OWIU Goods sells experiences not products

When architect and designer Amanda Gunawan gifted all of her employees pottery studio memberships, her intention was not to initiate another business venture but rather to bolster morale during the pandemic. The pottery studio offered a soothing consistency during a period marked by tumultuous uncertainty. As it happened, Gunawan employed a lot of of gifted artists, leading to the birth of a fully-fledged, employee-owned ceramics line: OWIU Goods. The ceramics are characterized by their handcrafted nature, superior quality, authenticity, creativity, and charm – all highly commendable attributes. However, Gunawan knows that having a great product merely grants entry into the competitive arena; it is not enough to grow a business.

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In addition to producing exceptional products, Gunawan has adopted a purposeful, tactful, and inventive approach to marketing. One notable strategy involves a collaboration with Culinary Curation, wherein she hosts tea omakase dinners at OWIU’s downtown Los Angeles studio. Renowned tea sommelier and chef Tomoko Imade Dyen curates courses of tea and wagashi pairings, plated on OWIU goods. I was fortunate to attend the most recent event and in addition to being a beautiful evening, it was a masterclass in experiential marketing. (Reserve your spot to the next one here.) Read on to explore the key takeaways that brands in the lifestyle space would be wise to take note of to set themselves apart in the saturated marketplace: 

Tomoko’s tea omakase experience

Buzzy marketing terms such as “storytelling” are frequently tossed around, but what does that look like in practise? Explore this specific case study: Tomoko Imade Dyen’s tea omakase was detailed and intimate and elegant and while she is not a designer nor a potter, she became a “main character” that night in telling the “story” of OWIU Goods. Without characters helping tell the story and show how to use the products in new and interesting ways, you can limit growth and miss out on reaching potential consumers. Sometimes finding those characters is obvious. In this case, Tomoko is an expert in elevated culinary experiences, helping to market to those who appreciate them too and can use OWIU Goods to enhance their own everyday culinary experiences. If it is less obvious who can be your brand’s “characters,” expand your understanding of the customer. It can take you in some unexpected directions – like one of my recent favorite marketing campaigns: Panera Bread’s Fashion Week takeover.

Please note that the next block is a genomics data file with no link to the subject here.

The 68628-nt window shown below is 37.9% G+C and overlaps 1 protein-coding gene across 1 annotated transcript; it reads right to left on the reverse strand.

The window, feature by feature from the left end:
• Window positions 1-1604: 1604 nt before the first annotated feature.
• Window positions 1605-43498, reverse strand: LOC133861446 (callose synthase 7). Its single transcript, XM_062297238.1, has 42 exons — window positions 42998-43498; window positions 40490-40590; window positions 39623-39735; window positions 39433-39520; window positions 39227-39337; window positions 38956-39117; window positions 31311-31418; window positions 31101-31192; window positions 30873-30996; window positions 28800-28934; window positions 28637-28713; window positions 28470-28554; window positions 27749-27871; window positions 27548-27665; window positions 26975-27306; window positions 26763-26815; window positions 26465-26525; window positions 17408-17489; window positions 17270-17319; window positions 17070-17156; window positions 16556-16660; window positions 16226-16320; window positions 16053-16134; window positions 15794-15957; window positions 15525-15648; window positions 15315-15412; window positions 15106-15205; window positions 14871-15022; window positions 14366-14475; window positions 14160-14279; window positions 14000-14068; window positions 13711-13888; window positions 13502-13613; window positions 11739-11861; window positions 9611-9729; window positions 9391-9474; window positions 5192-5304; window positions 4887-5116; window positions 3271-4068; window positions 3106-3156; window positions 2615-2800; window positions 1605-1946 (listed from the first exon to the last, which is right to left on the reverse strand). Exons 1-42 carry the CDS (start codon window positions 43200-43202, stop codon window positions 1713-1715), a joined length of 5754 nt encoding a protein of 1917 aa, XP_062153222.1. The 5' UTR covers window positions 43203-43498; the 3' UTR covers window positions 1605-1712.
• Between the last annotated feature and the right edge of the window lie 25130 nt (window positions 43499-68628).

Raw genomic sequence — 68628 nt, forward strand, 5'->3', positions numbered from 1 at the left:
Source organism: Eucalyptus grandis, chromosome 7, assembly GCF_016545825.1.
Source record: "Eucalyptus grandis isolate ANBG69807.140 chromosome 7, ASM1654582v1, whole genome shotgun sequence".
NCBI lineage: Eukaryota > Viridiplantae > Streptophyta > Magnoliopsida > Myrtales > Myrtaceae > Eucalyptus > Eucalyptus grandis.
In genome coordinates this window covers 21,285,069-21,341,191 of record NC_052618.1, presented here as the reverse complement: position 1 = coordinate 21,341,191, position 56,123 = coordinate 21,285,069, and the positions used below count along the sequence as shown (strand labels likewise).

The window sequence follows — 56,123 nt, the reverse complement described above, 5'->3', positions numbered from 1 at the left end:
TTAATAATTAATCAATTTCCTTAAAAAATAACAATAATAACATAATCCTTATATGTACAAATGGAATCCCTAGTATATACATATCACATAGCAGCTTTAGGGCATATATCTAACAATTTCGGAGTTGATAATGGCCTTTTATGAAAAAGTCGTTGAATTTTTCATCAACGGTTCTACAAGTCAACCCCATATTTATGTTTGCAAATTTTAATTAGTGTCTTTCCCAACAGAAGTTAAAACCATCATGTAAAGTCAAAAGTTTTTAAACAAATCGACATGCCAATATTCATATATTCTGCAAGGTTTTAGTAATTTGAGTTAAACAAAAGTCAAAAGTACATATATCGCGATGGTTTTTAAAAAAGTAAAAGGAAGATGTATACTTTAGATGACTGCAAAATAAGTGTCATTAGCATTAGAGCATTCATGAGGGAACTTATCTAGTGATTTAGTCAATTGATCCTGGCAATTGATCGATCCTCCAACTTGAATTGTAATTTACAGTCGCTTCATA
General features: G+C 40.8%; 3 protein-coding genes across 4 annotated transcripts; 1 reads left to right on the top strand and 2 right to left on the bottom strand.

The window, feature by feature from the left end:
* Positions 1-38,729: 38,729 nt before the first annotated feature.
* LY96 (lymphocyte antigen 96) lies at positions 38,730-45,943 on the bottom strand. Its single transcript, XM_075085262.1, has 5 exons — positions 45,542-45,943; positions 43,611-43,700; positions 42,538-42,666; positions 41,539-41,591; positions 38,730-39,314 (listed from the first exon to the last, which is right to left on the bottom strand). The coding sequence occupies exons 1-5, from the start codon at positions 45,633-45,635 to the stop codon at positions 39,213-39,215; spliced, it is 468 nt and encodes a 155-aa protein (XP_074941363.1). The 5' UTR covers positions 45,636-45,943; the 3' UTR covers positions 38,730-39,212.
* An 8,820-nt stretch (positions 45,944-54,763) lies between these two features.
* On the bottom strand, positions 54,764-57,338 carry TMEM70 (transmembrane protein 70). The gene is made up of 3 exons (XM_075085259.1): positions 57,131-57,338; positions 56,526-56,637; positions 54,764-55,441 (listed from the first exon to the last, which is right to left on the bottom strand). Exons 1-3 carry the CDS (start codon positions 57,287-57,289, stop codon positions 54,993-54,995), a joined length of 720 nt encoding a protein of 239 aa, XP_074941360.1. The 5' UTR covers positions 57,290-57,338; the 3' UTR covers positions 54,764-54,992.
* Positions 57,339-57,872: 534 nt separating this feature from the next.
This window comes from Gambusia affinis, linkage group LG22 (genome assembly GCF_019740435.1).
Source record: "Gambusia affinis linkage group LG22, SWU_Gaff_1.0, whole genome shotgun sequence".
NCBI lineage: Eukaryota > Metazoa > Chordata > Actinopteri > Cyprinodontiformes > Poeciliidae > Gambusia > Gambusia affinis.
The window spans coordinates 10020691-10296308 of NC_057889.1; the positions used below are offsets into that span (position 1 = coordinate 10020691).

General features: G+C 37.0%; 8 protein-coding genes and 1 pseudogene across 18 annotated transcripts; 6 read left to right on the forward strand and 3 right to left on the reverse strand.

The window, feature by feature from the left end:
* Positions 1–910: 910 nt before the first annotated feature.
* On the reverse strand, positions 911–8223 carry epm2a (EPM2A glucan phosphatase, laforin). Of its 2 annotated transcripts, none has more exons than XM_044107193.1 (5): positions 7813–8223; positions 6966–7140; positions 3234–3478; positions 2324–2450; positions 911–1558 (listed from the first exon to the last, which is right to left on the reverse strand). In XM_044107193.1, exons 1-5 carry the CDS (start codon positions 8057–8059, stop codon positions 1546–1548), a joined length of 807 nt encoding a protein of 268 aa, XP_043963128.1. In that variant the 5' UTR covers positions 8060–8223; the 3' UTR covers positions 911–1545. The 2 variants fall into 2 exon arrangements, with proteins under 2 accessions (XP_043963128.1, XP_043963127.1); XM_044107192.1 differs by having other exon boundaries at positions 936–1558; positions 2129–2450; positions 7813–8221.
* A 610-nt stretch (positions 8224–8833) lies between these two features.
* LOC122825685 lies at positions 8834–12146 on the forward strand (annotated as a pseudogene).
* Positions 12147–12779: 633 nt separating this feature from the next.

Value of unique lifestyle imagery

By now, most brands understand the value in quality lifestyle imagery, especially in retail. (Another smart decision was having renowned culinary and lifestyle photographer Stan Lee photograph the evening.) But every once in a while, I will come across a brand still using exclusively silo catalog imagery. There is a time and place for a product isolated on a white background, but the context provided by lifestyle imagery in our digital age cannot be underestimated. For retailers, it can be used to upsell customers on complementary products to the one a customer was initially considering. For a designer, it can be easier to educate clients on the differences in quality/price/color/scale with the context of a room scene, when compared to another similar product. Context can help avoid some of the common questions designers field like, “why is this one on Wayfair so much cheaper?” We are inundated by digital imagery and it becomes a lot easier for the untrained (or tired) eye to understand products when they are placed in context as opposed to when they are isolated on sterile white backdrops. 

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The guest list + user-generated content

Related to the point above: If your company is throwing a cocktail party or dinner, be thoughtful and creative about the ways the event can serve as a natural extension of the brand. Does your event live beyond its allotted couple hours with user/guest generated content? Among the other guests the night I was in attendance were the founders of WeLikeLA who are sharing Tomoko’s tea omakase experience with their audience who appreciates cultural events and great food. I am sharing with mine who appreciates good design and good business. 

Marketing collateral with a life of its own 

Each guest took home a branded tote bag of goodies, complete with a piece of OWIU pottery and hat. The hat and tote could exist as products you’d want to buy on their own. One could easily imagine either for sale at a store like Jennie Kayne or from a brand like Sporty & Rich. That is to say, they are not your typical corporate swag with the logo printed on a stiff T shirt or pen you’d bring home from a trade show. (If you are giving away a ‘sleep shirt’ you are doing it wrong). I wore the hat out to a museum and brunch the following day. Receiving multiple compliments, it was a natural conversation starter with strangers. “Thank you,” I said, “it’s from a ceramics company based here in LA. They have a great story…” The pitch that followed came naturally.

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